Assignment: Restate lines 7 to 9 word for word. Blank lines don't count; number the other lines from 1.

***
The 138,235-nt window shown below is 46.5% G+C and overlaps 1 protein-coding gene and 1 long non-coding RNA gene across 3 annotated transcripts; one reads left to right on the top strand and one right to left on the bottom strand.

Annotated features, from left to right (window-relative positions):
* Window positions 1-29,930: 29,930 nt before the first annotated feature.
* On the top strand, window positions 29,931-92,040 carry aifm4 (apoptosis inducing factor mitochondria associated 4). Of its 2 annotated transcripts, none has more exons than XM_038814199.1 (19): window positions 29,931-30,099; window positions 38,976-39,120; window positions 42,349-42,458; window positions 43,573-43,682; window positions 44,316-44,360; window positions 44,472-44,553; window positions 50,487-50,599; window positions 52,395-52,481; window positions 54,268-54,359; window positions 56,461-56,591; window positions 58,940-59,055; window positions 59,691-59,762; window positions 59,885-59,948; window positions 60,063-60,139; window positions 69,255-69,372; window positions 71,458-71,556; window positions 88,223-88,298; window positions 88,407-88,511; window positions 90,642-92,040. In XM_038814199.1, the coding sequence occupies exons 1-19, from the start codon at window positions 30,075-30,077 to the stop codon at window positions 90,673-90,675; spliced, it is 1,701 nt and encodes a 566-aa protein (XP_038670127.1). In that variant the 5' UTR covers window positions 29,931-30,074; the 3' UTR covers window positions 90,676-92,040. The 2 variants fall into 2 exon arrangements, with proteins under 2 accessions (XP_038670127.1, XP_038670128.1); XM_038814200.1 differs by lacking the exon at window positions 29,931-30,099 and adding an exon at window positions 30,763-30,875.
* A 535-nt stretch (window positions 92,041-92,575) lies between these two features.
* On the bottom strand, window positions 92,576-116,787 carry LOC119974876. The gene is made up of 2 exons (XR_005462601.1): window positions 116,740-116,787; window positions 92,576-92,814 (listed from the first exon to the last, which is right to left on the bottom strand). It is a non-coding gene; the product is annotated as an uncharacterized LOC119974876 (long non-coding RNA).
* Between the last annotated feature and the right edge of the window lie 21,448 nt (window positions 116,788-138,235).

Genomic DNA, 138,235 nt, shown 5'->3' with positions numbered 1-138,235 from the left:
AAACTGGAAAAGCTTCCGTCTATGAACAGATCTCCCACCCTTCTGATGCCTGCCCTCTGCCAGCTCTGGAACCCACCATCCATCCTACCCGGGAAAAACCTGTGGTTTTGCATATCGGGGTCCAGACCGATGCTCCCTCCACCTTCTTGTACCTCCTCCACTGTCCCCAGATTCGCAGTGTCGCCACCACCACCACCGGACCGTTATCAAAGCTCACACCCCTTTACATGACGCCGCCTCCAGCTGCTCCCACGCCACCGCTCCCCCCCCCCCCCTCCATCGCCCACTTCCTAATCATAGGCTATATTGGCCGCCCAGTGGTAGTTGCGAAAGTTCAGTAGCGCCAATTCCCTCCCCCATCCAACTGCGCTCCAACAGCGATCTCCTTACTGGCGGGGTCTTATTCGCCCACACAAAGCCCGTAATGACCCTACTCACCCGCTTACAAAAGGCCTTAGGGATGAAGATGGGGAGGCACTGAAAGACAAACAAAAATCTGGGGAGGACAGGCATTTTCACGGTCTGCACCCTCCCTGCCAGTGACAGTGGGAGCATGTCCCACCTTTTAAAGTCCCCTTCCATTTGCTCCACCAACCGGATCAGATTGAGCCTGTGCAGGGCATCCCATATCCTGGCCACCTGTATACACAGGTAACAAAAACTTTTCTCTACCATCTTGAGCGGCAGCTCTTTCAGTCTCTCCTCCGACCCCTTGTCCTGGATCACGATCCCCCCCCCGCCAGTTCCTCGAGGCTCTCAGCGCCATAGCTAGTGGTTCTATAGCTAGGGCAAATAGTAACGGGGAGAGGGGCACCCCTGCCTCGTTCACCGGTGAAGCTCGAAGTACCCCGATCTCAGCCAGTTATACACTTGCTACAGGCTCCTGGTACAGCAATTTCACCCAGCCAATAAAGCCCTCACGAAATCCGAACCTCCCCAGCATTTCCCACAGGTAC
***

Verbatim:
* Between the last annotated feature and the right edge of the window lie 21,448 nt (window positions 116,788-138,235).

Genomic DNA, 138,235 nt, shown 5'->3' with positions numbered 1-138,235 from the left:
AAACTGGAAAAGCTTCCGTCTATGAACAGATCTCCCACCCTTCTGATGCCTGCCCTCTGCCAGCTCTGGAACCCACCATCCATCCTACCCGGGAAAAACCTGTGGTTTTGCATATCGGGGTCCAGACCGATGCTCCCTCCACCTTCTTGTACCTCCTCCACTGTCCCCAGATTCGCAGTGTCGCCACCACCACCACCGGACCGTTATCAAAGCTCACACCCCTTTACATGACGCCGCCTCCAGCTGCTCCCACGCCACCGCTCCCCCCCCCCCCCTCCATCGCCCACTTCCTAATCATAGGCTATATTGGCCGCCCAGTGGTAGTTGCGAAAGTTCAGTAGCGCCAATTCCCTCCCCCATCCAACTGCGCTCCAACAGCGATCTCCTTACTGGCGGGGTCTTATTCGCCCACACAAAGCCCGTAATGACCCTACTCACCCGCTTACAAAAGGCCTTAGGGATGAAGATGGGGAGGCACTGAAAGACAAACAAAAATCTGGGGAGGACAGGCATTTTCACGGTCTGCACCCTCCCTGCCAGTGACAGTGGGAGCATGTCCCACCTTTTAAAGTCCCCTTCCATTTGCTCCACCAACCGGATCAGATTGAGCCTGTGCAGGGCATCCCATATCCTGGCCACCTGTATACACAGGTAACAAAAACTTTTCTCTACCATCTTGAGCGGCAGCTCTTTCAGTCTCTCCTCCGACCCCTTGTCCTGGATCACGATCCCCCCCCCGCCAGTTCCTCGAGGCTCTCAGCGCCATAGCTAGTGGTTCTATAGCTAGGGCAAATAGTAACGGGGAGAGGGGCACCCCTGCCTCGTTCACCGGTGAAGCTCGAAGTACCCCGATCTCAGCCAGTTATACACTTGCTACAGGCTCCTGGTACAGCAATTTCACCCAGCCAATAAAGCCCTCACGAAATCCGAACCTCCCCAGCATTTCCCACAGGTAC